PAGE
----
When it comes to evaluating emotions as either “good” or “bad,” everyday beliefs regarding emotions rely mostly on their hedonic features—does the emotion feel good to the person experiencing the emotion? However, emotions are not only felt inwardly; they are also displayed outwardly, and others’ responses to an emotional display can produce asymmetric outcomes (i.e., even emotions that feel good to the displayer can lead to negative outcomes for the displayer and others). Focusing on organizational settings, this manuscript reviews the literature on the outcomes of emotional expressions and argues that the evidence points to perceived (in)appropriateness of emotional displays as key to their consequences: emotional displays that are deemed inappropriate generate disadvantageous outcomes for the displayer, and at times also the organization. Drawing on relevant theoretical models [Emotions as Social Information (EASI) theory, the Dual Threshold Model of Anger, and Asymmetrical Outcomes of Emotions], the paper highlights three broad and interrelated reasons why emotion displays could be deemed unfitting and inappropriate: (1) characteristics of the displayer (e.g., status, gender); (2) characteristics of the display (e.g., intensity, mode); and (3) characteristics of the context (e.g., national or organizational culture, topic of interaction). The review focuses on three different emotions—anger, sadness, and happiness—which differ in their valence based on how they feel to the displayer, but can yield different interpersonal outcomes. In conclusion, the paper argues that inappropriateness must be judged separately from whether an emotional display is civil (i.e., polite and courteous) or uncivil (i.e., rude, discourteous, and offensive). Testable propositions are presented, as well as suggested future research directions.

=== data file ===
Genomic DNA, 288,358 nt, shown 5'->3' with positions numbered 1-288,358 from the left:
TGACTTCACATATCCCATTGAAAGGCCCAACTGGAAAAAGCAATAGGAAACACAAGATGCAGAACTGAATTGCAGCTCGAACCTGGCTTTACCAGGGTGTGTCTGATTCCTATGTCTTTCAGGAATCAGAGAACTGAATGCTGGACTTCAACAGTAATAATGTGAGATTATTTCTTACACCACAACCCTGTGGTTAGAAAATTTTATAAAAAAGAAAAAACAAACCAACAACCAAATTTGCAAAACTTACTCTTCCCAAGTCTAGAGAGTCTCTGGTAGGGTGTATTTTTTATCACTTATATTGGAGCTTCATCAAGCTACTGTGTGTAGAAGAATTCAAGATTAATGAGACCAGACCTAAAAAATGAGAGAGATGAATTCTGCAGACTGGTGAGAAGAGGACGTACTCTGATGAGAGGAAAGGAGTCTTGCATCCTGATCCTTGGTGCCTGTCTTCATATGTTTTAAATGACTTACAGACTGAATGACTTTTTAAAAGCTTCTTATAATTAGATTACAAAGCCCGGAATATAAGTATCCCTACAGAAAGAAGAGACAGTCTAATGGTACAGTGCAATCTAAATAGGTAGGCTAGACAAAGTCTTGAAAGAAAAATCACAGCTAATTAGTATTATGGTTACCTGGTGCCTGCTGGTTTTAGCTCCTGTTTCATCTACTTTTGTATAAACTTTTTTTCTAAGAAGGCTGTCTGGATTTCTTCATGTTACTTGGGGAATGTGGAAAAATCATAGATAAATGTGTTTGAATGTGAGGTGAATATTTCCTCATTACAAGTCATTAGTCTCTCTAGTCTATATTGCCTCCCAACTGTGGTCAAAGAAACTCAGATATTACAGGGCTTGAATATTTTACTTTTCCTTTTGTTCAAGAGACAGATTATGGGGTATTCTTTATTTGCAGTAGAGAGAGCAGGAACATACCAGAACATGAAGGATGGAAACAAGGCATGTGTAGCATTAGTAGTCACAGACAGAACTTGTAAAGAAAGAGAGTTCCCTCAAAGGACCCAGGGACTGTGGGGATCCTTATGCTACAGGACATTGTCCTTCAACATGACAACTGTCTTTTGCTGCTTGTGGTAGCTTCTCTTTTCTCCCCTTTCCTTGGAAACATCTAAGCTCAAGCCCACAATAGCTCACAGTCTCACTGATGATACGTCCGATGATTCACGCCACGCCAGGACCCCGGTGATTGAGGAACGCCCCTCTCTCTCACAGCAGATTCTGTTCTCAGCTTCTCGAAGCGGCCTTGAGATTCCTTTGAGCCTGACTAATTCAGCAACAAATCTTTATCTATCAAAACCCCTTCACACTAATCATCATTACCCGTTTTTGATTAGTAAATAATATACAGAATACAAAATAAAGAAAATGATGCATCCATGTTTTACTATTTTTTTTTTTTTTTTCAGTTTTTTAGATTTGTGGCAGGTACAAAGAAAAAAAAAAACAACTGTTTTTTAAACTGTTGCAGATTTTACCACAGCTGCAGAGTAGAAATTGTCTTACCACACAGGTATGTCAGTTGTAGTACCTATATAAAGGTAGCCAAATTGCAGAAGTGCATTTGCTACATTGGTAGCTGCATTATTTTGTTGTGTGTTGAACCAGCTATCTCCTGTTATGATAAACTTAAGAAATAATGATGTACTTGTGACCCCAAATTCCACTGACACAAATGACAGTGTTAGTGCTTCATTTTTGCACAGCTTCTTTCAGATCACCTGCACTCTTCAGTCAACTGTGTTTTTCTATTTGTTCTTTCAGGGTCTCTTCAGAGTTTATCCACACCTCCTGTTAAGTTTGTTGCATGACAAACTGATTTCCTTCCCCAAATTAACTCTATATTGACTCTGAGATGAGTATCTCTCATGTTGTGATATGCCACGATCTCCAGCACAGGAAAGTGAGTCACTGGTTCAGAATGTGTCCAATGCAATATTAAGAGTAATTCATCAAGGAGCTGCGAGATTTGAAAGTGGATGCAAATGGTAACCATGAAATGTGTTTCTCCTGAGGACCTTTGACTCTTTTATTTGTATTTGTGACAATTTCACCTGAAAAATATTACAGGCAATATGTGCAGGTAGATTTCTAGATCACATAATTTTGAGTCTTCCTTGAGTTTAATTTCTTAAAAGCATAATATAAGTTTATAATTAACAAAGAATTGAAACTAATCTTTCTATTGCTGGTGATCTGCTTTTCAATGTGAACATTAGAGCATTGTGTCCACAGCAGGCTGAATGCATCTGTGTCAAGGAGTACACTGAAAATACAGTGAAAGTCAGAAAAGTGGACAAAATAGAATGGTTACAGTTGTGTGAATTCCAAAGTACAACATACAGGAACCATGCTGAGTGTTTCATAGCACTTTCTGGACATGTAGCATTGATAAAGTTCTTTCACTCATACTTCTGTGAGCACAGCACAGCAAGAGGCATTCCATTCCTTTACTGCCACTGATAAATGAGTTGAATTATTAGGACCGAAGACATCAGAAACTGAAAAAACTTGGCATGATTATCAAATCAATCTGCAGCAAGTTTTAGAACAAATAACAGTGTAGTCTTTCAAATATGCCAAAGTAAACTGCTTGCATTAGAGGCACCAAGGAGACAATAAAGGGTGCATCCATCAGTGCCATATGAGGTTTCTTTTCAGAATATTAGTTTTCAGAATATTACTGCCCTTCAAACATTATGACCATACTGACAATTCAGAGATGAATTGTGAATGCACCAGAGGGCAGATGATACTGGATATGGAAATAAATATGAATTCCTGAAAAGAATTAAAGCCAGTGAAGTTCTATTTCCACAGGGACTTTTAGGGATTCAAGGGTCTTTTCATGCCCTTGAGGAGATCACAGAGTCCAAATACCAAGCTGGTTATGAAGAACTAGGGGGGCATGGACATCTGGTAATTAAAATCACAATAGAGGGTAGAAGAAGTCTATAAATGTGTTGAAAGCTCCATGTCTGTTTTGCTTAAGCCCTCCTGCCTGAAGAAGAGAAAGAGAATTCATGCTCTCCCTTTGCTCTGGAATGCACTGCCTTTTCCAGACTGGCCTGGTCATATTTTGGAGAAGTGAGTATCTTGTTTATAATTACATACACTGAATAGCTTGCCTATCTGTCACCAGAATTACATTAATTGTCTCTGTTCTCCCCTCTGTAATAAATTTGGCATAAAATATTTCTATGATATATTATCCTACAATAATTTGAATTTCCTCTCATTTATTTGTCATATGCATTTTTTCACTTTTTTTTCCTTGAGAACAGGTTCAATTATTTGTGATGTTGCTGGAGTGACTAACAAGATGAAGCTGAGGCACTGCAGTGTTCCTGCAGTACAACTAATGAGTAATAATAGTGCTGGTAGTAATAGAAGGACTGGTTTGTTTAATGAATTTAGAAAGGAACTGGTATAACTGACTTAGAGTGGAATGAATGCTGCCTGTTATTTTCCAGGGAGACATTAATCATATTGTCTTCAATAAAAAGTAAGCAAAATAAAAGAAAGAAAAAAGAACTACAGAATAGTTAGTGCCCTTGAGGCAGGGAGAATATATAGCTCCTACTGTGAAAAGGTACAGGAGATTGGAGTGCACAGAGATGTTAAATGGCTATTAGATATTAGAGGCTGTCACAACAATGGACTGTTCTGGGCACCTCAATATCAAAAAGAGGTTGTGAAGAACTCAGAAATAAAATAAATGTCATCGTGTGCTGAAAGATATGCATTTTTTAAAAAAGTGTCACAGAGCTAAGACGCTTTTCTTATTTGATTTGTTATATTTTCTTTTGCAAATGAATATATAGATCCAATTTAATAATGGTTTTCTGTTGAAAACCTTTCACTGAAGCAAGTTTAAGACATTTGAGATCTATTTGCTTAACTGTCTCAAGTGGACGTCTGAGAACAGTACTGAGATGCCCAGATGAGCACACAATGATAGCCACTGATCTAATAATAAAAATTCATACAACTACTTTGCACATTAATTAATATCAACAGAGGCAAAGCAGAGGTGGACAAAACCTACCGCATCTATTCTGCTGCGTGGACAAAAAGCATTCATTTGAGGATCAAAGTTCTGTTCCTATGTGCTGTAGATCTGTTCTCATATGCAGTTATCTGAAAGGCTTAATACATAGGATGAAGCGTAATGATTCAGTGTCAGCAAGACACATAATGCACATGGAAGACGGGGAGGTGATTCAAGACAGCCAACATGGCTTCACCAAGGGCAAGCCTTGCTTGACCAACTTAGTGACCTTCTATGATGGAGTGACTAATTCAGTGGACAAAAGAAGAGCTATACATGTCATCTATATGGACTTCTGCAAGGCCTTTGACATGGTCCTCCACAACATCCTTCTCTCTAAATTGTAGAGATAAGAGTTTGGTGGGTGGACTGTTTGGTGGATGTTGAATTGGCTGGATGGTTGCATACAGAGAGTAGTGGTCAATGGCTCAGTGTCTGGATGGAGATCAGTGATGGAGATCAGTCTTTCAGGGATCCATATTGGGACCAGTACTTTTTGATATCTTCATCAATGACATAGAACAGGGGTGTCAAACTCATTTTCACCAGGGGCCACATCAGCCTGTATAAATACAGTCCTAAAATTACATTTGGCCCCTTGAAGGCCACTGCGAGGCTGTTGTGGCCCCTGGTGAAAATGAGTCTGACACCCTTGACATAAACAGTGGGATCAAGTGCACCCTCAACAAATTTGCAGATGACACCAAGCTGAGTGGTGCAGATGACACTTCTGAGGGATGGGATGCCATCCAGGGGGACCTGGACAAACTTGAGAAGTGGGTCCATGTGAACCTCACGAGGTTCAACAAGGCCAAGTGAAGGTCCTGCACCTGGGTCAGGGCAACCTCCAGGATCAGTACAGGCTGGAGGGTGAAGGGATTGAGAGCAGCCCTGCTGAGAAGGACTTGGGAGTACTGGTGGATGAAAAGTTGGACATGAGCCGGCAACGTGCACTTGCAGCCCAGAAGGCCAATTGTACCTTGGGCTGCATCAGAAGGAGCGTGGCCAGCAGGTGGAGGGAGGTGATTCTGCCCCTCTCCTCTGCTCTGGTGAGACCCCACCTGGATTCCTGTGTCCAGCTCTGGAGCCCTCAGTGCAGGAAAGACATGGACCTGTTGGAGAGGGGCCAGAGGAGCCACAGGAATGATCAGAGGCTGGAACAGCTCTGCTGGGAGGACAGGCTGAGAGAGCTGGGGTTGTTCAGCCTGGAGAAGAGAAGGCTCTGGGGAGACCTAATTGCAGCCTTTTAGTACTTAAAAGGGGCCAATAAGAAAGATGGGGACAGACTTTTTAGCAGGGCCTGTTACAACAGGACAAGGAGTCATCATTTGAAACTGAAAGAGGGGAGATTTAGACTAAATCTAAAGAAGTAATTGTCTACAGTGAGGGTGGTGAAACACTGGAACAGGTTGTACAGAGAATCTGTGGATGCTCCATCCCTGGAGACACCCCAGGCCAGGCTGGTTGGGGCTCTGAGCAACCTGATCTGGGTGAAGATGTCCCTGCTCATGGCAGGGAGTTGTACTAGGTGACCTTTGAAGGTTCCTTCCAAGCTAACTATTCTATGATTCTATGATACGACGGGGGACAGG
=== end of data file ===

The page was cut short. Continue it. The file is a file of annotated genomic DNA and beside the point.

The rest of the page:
|Journal||Frontiers in Psychology|
|State||Published - 14 Feb 2020|
Bibliographical noteFunding Information:
This research was supported by the Israel Science Foundation (grant no. 1063/19).
© Copyright © 2020 Cheshin.
- emotion display
- interpersonal effects of emotion
- social influence of emotion
ASJC Scopus subject areas
- Psychology (all)